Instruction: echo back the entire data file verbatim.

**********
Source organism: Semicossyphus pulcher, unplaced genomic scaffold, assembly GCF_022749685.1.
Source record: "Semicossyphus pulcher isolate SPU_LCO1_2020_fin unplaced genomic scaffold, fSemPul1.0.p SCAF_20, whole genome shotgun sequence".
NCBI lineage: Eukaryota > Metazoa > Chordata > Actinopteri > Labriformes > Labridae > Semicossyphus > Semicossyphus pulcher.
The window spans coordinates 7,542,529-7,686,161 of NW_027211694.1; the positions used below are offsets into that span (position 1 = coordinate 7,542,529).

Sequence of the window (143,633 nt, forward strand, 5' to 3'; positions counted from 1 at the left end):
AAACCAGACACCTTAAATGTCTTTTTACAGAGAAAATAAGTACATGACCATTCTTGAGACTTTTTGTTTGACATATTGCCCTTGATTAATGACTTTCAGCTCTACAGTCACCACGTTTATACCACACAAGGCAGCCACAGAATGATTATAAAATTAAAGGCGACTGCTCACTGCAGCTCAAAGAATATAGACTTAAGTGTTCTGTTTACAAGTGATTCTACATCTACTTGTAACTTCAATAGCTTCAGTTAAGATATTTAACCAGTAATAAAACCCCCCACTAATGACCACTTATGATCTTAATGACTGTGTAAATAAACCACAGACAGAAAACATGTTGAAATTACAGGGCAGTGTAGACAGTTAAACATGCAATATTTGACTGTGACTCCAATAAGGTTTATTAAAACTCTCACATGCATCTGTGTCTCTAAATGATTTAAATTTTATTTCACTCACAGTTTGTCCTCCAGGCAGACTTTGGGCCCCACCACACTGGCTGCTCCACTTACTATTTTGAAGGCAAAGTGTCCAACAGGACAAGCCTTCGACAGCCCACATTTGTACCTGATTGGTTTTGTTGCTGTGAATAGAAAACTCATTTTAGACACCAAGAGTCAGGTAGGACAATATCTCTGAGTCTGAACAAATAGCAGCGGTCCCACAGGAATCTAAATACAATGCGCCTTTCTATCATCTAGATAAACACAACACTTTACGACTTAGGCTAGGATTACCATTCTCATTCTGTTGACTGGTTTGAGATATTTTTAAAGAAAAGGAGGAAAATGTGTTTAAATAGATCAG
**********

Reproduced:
Source organism: Semicossyphus pulcher, unplaced genomic scaffold, assembly GCF_022749685.1.
Source record: "Semicossyphus pulcher isolate SPU_LCO1_2020_fin unplaced genomic scaffold, fSemPul1.0.p SCAF_20, whole genome shotgun sequence".
NCBI lineage: Eukaryota > Metazoa > Chordata > Actinopteri > Labriformes > Labridae > Semicossyphus > Semicossyphus pulcher.
The window spans coordinates 7,542,529-7,686,161 of NW_027211694.1; the positions used below are offsets into that span (position 1 = coordinate 7,542,529).

Sequence of the window (143,633 nt, forward strand, 5' to 3'; positions counted from 1 at the left end):
AAACCAGACACCTTAAATGTCTTTTTACAGAGAAAATAAGTACATGACCATTCTTGAGACTTTTTGTTTGACATATTGCCCTTGATTAATGACTTTCAGCTCTACAGTCACCACGTTTATACCACACAAGGCAGCCACAGAATGATTATAAAATTAAAGGCGACTGCTCACTGCAGCTCAAAGAATATAGACTTAAGTGTTCTGTTTACAAGTGATTCTACATCTACTTGTAACTTCAATAGCTTCAGTTAAGATATTTAACCAGTAATAAAACCCCCCACTAATGACCACTTATGATCTTAATGACTGTGTAAATAAACCACAGACAGAAAACATGTTGAAATTACAGGGCAGTGTAGACAGTTAAACATGCAATATTTGACTGTGACTCCAATAAGGTTTATTAAAACTCTCACATGCATCTGTGTCTCTAAATGATTTAAATTTTATTTCACTCACAGTTTGTCCTCCAGGCAGACTTTGGGCCCCACCACACTGGCTGCTCCACTTACTATTTTGAAGGCAAAGTGTCCAACAGGACAAGCCTTCGACAGCCCACATTTGTACCTGATTGGTTTTGTTGCTGTGAATAGAAAACTCATTTTAGACACCAAGAGTCAGGTAGGACAATATCTCTGAGTCTGAACAAATAGCAGCGGTCCCACAGGAATCTAAATACAATGCGCCTTTCTATCATCTAGATAAACACAACACTTTACGACTTAGGCTAGGATTACCATTCTCATTCTGTTGACTGGTTTGAGATATTTTTAAAGAAAAGGAGGAAAATGTGTTTAAATAGATCAG